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Life is tough. Nuns are tougher.

Monday, April 02, 2007

Another Good Friday


Well, here we are in the home stretch, awaiting the grande finale. It's Holy Week. This week we contemplate as we walk with Jesus in His final days.

Not really final, though, as it turned out.

I've been reading about Abrahan Lincoln again. I have never been able to determine what made me into a Lincoln fanatic, but I can't get enough of reading about Honest Abe....although I'm not sure how honest he really was. He was a great manipulator. But then he was rather honest about that.

The book I'm reading, "Manhunt", is actually about the 12 day search for John Wilkes Booth and his conspirators, so it covers not only the final days of Lincoln, but also the final days of the famous handsome actor.

Like Jesus on Palm Sunday, Lincoln was having a happy time just before his assassination. The war was over, he was newly inaugurated, he had some free time to spend with his wife and he was off to see a play. He gave a happy speech to a hopeful nation from a window in the White House because everyone loved him so much they yelled for him to come out and say a few words.

Unfortunately, Mr. Booth heard the speech in which Mr. Lincoln mentioned that he was feeling so good that he might just grant citizenship to the Negroes. Mr. Booth, who had planned to kidnap Mr. Lincoln while the war was still on, had abandoned his hair brained scheme because the war had ended and all was lost. The speech put him right over the edge. Worse than you feel when people insist on burying St. Joseph upside down to sell their house.

Not that there was anything he could do about it. That is, until the morning of April 14th when he stopped by Ford's theater to pick up his mail. He just happened to overhear that the Lincolns would be attending the play that night.

April 14th, 1865 was Good Friday.

Poor Mr. Lincoln. Had he been a Catholic he wouldn't have been at the theater on Good Friday and he might still be with us.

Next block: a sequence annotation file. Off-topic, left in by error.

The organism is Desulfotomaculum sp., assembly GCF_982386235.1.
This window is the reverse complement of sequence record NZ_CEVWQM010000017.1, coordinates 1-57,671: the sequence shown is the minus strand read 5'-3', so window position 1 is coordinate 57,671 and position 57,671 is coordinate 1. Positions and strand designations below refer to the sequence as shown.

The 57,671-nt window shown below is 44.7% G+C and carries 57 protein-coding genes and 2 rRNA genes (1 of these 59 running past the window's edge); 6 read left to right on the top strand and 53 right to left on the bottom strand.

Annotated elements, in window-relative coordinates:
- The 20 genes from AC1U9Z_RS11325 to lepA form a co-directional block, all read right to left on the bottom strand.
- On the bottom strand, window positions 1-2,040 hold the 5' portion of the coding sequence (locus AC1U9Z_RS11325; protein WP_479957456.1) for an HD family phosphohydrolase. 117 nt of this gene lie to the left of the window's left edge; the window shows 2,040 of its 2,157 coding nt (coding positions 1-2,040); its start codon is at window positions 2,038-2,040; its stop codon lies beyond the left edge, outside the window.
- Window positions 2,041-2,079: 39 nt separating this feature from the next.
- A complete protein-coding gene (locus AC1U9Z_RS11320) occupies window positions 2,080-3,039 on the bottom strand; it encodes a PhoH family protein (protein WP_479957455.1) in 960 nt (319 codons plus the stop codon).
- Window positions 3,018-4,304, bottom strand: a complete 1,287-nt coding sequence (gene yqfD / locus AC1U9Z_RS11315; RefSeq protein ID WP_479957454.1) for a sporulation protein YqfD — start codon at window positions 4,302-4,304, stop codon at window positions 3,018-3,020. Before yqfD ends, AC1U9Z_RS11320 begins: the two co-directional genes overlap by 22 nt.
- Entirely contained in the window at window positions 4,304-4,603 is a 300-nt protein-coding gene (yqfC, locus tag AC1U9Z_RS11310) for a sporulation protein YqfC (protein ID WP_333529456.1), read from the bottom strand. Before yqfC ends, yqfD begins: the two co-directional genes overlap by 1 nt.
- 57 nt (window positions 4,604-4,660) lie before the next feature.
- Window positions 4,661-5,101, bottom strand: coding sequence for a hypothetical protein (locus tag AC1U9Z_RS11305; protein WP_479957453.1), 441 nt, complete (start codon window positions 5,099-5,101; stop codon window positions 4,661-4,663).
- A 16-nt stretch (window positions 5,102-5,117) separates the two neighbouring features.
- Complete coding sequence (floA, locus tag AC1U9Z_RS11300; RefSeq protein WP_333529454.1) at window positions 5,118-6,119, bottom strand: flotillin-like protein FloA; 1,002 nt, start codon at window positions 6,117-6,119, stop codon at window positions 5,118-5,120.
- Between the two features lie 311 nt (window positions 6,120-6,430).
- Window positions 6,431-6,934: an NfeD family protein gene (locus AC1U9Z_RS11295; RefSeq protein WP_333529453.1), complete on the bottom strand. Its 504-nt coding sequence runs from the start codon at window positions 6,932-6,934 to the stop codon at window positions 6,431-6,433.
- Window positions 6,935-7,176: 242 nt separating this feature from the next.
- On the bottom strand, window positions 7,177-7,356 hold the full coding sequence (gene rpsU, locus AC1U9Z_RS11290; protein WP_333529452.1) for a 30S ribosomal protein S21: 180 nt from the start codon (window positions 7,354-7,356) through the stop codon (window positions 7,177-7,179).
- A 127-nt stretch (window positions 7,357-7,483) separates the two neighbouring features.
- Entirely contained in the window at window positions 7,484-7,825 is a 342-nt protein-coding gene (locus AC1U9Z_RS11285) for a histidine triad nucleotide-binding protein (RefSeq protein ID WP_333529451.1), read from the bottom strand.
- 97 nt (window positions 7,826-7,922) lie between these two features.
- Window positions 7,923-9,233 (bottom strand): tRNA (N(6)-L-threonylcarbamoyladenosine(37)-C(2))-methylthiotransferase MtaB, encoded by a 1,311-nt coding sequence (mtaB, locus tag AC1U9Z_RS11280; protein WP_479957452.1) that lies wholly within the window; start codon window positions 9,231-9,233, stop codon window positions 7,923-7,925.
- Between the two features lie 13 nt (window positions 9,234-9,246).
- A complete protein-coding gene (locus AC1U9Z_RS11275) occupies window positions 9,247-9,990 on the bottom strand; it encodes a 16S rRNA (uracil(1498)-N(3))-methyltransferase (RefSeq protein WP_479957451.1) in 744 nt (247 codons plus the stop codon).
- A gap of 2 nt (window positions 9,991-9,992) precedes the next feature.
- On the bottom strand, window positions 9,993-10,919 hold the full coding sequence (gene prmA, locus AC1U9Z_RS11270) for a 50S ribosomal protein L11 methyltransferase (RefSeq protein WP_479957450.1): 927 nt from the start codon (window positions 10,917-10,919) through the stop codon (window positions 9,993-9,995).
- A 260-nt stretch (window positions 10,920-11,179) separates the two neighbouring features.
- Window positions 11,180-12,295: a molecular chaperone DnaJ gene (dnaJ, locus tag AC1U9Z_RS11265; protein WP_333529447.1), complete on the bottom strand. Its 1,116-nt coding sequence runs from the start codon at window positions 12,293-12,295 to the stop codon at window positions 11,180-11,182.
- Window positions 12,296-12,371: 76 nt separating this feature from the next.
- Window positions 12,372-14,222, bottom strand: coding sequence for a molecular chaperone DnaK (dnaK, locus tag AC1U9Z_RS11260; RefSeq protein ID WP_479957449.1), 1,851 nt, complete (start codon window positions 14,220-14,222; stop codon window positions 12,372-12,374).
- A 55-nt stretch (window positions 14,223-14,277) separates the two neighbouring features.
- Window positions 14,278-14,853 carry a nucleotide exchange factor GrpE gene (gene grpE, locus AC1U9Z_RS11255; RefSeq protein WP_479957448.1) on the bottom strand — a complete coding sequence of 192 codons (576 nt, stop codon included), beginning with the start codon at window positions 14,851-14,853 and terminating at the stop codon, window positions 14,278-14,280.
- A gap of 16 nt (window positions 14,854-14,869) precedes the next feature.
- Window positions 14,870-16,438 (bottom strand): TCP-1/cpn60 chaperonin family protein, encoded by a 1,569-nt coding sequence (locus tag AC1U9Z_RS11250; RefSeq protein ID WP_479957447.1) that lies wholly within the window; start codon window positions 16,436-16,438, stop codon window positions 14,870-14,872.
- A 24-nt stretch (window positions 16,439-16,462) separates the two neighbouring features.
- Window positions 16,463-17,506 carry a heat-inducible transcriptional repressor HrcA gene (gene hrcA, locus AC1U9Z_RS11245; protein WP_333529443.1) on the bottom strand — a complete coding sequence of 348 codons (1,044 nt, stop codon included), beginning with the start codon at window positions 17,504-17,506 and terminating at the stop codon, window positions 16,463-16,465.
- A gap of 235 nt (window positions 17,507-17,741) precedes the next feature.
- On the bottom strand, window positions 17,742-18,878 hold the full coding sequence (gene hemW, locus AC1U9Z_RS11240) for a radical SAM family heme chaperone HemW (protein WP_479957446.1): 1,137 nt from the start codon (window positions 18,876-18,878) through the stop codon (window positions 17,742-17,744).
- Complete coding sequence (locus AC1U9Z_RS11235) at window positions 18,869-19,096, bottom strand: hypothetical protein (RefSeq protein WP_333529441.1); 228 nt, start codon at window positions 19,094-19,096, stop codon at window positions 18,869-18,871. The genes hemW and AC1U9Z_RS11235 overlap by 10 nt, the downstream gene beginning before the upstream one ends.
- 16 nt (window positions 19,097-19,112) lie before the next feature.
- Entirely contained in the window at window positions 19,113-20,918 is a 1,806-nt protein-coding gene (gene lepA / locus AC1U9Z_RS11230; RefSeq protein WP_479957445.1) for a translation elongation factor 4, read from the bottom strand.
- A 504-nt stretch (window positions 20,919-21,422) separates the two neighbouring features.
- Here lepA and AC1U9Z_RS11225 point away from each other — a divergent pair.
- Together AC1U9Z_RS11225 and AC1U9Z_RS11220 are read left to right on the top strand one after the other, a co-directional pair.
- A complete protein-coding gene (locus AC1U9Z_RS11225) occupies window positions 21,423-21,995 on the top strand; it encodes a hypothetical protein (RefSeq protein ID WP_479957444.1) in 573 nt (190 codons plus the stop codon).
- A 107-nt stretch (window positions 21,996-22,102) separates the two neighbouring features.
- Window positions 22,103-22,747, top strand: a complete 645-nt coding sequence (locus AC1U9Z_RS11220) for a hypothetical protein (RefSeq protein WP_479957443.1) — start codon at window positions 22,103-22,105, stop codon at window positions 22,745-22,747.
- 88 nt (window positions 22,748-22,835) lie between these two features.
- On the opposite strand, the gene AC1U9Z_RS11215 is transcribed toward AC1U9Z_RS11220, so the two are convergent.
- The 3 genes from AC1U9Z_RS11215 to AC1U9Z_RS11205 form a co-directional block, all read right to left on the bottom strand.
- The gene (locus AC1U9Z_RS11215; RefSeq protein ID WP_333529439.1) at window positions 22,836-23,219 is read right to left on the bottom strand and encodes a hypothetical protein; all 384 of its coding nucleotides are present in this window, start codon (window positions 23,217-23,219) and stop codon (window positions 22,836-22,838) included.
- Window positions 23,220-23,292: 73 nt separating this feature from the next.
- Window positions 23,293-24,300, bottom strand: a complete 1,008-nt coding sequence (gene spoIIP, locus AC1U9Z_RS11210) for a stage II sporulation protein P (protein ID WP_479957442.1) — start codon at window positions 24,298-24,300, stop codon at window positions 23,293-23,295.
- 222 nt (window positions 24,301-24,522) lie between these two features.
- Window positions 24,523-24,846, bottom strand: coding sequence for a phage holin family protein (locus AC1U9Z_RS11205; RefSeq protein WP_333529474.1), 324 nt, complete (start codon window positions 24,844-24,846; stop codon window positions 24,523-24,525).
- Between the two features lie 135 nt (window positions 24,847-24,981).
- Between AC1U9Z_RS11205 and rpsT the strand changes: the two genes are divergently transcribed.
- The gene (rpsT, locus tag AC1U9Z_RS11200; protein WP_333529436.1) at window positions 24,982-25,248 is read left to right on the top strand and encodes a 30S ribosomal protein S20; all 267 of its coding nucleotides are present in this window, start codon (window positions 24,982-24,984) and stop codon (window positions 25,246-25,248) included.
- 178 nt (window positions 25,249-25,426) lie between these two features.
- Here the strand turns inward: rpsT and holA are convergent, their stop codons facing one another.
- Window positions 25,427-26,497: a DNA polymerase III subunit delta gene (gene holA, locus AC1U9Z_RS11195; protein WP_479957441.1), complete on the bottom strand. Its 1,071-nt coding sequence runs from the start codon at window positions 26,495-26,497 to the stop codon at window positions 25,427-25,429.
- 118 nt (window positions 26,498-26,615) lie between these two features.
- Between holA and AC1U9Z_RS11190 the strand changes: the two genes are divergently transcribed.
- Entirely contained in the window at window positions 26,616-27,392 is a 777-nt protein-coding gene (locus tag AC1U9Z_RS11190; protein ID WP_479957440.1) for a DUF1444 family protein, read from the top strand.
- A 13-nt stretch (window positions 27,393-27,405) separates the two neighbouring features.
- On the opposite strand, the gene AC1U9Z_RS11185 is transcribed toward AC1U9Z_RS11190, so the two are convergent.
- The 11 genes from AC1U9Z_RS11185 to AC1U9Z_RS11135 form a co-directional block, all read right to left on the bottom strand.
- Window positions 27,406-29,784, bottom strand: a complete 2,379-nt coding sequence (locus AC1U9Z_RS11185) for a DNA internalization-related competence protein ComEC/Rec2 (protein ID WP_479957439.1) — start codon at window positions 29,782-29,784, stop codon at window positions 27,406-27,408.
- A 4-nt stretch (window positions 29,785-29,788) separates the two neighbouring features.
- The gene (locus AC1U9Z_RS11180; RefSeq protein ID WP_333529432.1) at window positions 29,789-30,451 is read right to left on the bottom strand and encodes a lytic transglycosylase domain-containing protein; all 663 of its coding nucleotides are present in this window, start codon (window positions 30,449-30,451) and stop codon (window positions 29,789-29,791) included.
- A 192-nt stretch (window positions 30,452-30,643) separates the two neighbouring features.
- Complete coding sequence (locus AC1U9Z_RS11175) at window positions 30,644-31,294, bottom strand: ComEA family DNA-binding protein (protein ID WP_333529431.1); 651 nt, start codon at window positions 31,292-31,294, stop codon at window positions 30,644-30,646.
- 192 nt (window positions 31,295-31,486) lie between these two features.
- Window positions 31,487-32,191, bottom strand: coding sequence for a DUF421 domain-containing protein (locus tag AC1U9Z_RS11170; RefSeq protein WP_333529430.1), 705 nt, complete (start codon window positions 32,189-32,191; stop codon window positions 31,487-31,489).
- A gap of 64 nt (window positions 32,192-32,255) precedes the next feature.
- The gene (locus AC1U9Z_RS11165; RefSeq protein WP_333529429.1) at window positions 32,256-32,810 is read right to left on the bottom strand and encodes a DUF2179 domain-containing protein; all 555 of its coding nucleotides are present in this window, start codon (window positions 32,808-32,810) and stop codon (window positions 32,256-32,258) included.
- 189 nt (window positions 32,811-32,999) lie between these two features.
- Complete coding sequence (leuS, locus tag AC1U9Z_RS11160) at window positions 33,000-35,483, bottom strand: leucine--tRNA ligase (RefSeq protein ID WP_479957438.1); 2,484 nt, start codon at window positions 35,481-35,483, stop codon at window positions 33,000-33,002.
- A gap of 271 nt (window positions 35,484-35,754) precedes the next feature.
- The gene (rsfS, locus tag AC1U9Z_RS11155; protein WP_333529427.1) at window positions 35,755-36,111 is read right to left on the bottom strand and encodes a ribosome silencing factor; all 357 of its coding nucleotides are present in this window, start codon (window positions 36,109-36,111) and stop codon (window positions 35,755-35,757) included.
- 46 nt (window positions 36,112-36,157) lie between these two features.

He probably is still with us. Abe Lincoln's funeral lasted for weeks because his body was sent by train from Washington to Springfield Illinois. The train stopped everywhere so a grieving nation could pay tribute. As a result, the Great Emancipator was embalmed over and over again.

Anyhow, whenever I read about the final days before a tragedy, I am always struck by the little things that could have been, things that would have averted the whole mess. If only Lincoln had been Catholic. If only he had leaned over the railing of his theater box an inch more, Booth would have missed. If only Mr. Booth had skipped picking up his mail that day....

As a child I always felt the same way about the last days of Christ. I wished Jesus and Mr. Lincoln had each died a peaceful death as an old, old man. I thought Jesus could have just gone ahead and risen after that. Why not? Well, we know why not.

I think I might be delirious from fasting. At least I didn't throw Jesus into the Lincoln/Kennedy assassination comparison. Both Lincoln and Jesus died on Good Friday. Both were Great Emancipators....I better have some lunch.

26 comments:

Mrs Jackie Parkes MJ said...

Dear Sister,

Would you mind adding my blog to your links?

God bless

Jackie

Kevin said...

Sister, I enjoy your writing style and your blog. You're a riot.

I am new to the faith, and I was wondering, why wouldn't President Lincoln have gone to the theater that Good Friday if he was Catholic?

Fouquette Racing said...

Another fabulous post! You never disappoint!

jennerickknits said...

Sister,

I've been reading your blog for quite a while now, and it's a favorite. I also love reading about Lincoln, and I wonder if you've ever read "Assassination Vacation" by Sarah Vowell. She writes about her trips around the U.S. researching the deaths of Lincoln, McKinley and Garfield. Fascinating stuff, and almost as witty as you, Sister.



If your local library doesn't have it, I'd be happy to burn my audio CD of the book and send it to you. (Completely legal, according to my tech support/husband) You may e-mail me at jennerickknits at yahoo dot com if you wish.

Anonymous said...

This is the anon. who wishes to thank all who gave the tips on books of the faith. I'm anon. because I don't know how to set up an account. My kids will be home this week-end maybe thay will help me. It is calving season so time isn't mine to schedule. My next question is... what does it mean to 'offer it up'? What does this really do? I will-eventually check back, but I have cows to tend so please be patient with me.

4HisChurch said...

Holy Week greetings from Gettysburg, Sister!

Monica said...

Kevin, he would have been at his local parish for Stations of the Cross. My in laws had a neighbor who was a protestant minister and one year on good friday they were all gathered in their front yard before going to the local steakhouse for a party. Bleeeech.

Kevin said...

Monica, thanks for the reply.

Maybe I just don't understand the thought process and maybe I haven't seen or heard what the Church requires of us on Good Friday, but are we required to maintain a certain level of misery on this day? Certainly, I understand the somberness of the holy day of our Lord's crucifixion, but is it objectionable to enjoy the evening with friends and family?